David P. Hrabe, PhD, RN, has over three decades’ experience as a nurse, consultant, and educator.
At The Ohio State University College of Nursing, Hrabe serves as associate professor of clinical nursing and executive director, Academic Innovations and Partnerships. He teaches courses on leadership in advanced nursing care and scientific thought in nursing.
Throughout his career as a psychiatric nurse, Hrabe has a long-standing interest in how to improve RN retention and patient care, receiving grants and awards, publishing papers, and lecturing on national healthcare issues. He has devoted much of his career to promoting team communication and stress management practices among nurses and other healthcare professionals. Hrabe is passionate about developing the next generation of nurses and healthcare team leaders to work more effectively by communicating clearly and taking better care of themselves and each other.
To that end, he has helped to introduce the Health Athlete initiative, comprised of the Nurse Athlete and Health Athlete programs, to professionals from all health disciplines. The initiative highlights ways to refocus and reenergize one’s personal and professional life by emphasizing energy management through a comprehensive examination of goals and values. The approach uses the power of one's story to affect behavior change and increase participants’ ability to engage in healthy lifestyle behaviors that will, in turn, improve their health outcomes.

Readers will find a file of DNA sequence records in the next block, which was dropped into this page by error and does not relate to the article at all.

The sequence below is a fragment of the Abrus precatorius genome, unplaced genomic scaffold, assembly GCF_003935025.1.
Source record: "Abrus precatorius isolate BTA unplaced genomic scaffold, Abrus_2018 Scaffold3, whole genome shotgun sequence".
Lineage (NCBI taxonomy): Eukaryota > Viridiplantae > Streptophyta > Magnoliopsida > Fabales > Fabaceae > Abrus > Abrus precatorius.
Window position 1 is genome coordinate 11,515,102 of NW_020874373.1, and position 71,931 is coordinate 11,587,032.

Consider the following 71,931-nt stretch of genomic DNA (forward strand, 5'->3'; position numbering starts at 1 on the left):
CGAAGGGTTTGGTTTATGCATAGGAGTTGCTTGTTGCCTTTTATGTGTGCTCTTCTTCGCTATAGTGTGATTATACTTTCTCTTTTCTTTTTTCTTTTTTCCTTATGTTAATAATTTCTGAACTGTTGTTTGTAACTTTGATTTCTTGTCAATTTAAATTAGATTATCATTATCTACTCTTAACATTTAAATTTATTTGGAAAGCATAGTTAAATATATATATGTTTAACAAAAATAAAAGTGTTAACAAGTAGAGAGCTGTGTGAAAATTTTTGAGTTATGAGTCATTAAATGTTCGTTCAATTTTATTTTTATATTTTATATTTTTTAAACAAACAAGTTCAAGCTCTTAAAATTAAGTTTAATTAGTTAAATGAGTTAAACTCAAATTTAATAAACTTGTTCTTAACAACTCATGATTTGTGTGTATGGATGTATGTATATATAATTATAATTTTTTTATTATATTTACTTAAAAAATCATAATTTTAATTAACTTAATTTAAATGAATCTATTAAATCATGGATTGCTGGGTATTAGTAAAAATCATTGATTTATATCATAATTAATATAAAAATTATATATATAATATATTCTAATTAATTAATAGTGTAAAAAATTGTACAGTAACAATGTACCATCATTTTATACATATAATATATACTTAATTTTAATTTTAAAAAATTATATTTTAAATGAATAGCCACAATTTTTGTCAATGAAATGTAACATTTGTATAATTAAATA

Prior to his position at Ohio State, Hrabe served as associate dean, Nursing and Healthcare Innovation Programs at Arizona State University. He worked with students, faculty and administrators to design and implement academic and continuing education programs to meet the healthcare needs of a complex and diverse patient populations. He has served in many local, state and national organizations including the National League for Nursing Nurse Educator Workforce Development Advisory Committee, Arizona Nurses Association, Southwest Sigma Theta Tau Research Consortium, and Western Institute of Nursing. He is also a member of the American Nurses Association and Sigma Theta Tau International.
He received his doctorate in nursing from University of Arizona, his master’s degree from Arizona State University and his BSN from Fort Hays State University.
The need for human touch is universal among critical care patients and is an important component of the nurse–patient relationship. However, multiple barriers to human touch exist in the critical care environment. With little research to guide practice, we argue for the importance of human touch in the provision of holistic nursing care.
The five-year, $3.13 million grant will deploy social-assistive robots at Ohio Living Westminster-Thurber and Chapel Hill Community in Canal Fulton near Canton for an eight-week trial. The study is aimed at curbing loneliness and apathy in older adults, especially for those with dementia.